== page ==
Promoting positive mental wellbeing and learning about what help is available are some of the ways we can prevent suicide and suicidal behaviour.

For more information about supporting yourself or someone else who is suicidal, the Mental Health Foundation has developed the following series of online factsheets:

Other useful information and resources:

Preventing suicide Ministry of Health, NZ
Suicide prevention resources Mental Health Foundation, NZ
Suicide prevention information for Pasifika communities in New Zealand
 LeVa NZ
Waka hourua: Māori and Pasifika suicide prevention  Te Au, National Māori Suicide Prevention Centre of Aotearoa
Suicide prevention training for Pasifika communities LeVa, NZ
Suicide prevention Lifeline, NZ
Rangatahi suicide prevention Te Puni Kōkiri, NZ
Find out how to tell if someone is struggling with their mental health BBC, UK, 2021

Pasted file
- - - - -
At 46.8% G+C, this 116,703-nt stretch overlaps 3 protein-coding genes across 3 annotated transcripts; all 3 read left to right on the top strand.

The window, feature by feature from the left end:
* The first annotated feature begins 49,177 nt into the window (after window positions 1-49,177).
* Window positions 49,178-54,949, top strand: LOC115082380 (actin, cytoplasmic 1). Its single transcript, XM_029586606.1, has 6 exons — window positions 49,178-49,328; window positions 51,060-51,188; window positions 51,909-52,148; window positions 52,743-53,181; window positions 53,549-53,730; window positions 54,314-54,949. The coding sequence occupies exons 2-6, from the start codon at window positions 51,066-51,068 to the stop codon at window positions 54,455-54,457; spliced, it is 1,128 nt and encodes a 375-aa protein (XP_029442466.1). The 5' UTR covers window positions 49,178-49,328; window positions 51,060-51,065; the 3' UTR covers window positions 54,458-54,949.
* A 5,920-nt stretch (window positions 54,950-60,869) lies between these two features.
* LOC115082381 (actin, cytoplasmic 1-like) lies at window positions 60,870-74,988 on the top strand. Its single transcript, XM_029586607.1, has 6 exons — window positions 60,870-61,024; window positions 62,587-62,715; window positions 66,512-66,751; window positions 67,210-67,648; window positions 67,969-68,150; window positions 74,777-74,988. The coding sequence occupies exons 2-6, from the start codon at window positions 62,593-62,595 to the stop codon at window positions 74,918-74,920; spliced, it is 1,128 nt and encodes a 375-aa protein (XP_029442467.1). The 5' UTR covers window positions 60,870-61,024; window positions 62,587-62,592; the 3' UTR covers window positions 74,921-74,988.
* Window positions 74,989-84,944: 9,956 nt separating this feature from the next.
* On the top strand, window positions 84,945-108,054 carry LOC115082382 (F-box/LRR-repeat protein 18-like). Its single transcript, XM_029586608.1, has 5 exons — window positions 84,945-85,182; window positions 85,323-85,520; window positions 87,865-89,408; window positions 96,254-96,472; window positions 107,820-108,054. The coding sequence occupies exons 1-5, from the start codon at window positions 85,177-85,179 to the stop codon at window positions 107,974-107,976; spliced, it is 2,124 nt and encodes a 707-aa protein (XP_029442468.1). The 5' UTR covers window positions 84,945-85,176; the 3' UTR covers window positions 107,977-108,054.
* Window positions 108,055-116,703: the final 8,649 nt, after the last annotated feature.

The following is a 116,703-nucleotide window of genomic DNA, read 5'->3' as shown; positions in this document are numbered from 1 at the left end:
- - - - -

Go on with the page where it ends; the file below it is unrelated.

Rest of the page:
Voices of Hope NZ
FLO Talanoa NZ – A Pasifika suicide prevention education programme for Pasifika communities that is evidence-informed, culturally safe and designed to be led by the community for the community.
You are not alone (resource for people caring for someone with suicidal thoughts) Sane, Australia
National suicide prevention training LifeKeepers, NZ
Online NZ support to strengthen wellbeing Ignite , NZ


  1. Worried someone is thinking about suicide? Mental Health Foundation, NZ
  2. Suicide Prevention Strategy & Action Plan 2019–2024 Ministry of Health, NZ

Reviewed by

Dr Yoram Barak is Associate Professor in psychogeriatrics at the Dunedin School of Medicine, University of Otago. His specialty area is psychiatry in older people and his research interests also include multiple sclerosis, cancer, a wide range of psychiatric conditions (such as depression, schizophrenia and obsessive compulsive disorder) and suicide.
Credits: Health Navigator Editorial Team. Reviewed By: Dr Yoram Barak, Consultant Psychogeriatrician, Otago University Last reviewed: 23 Aug 2018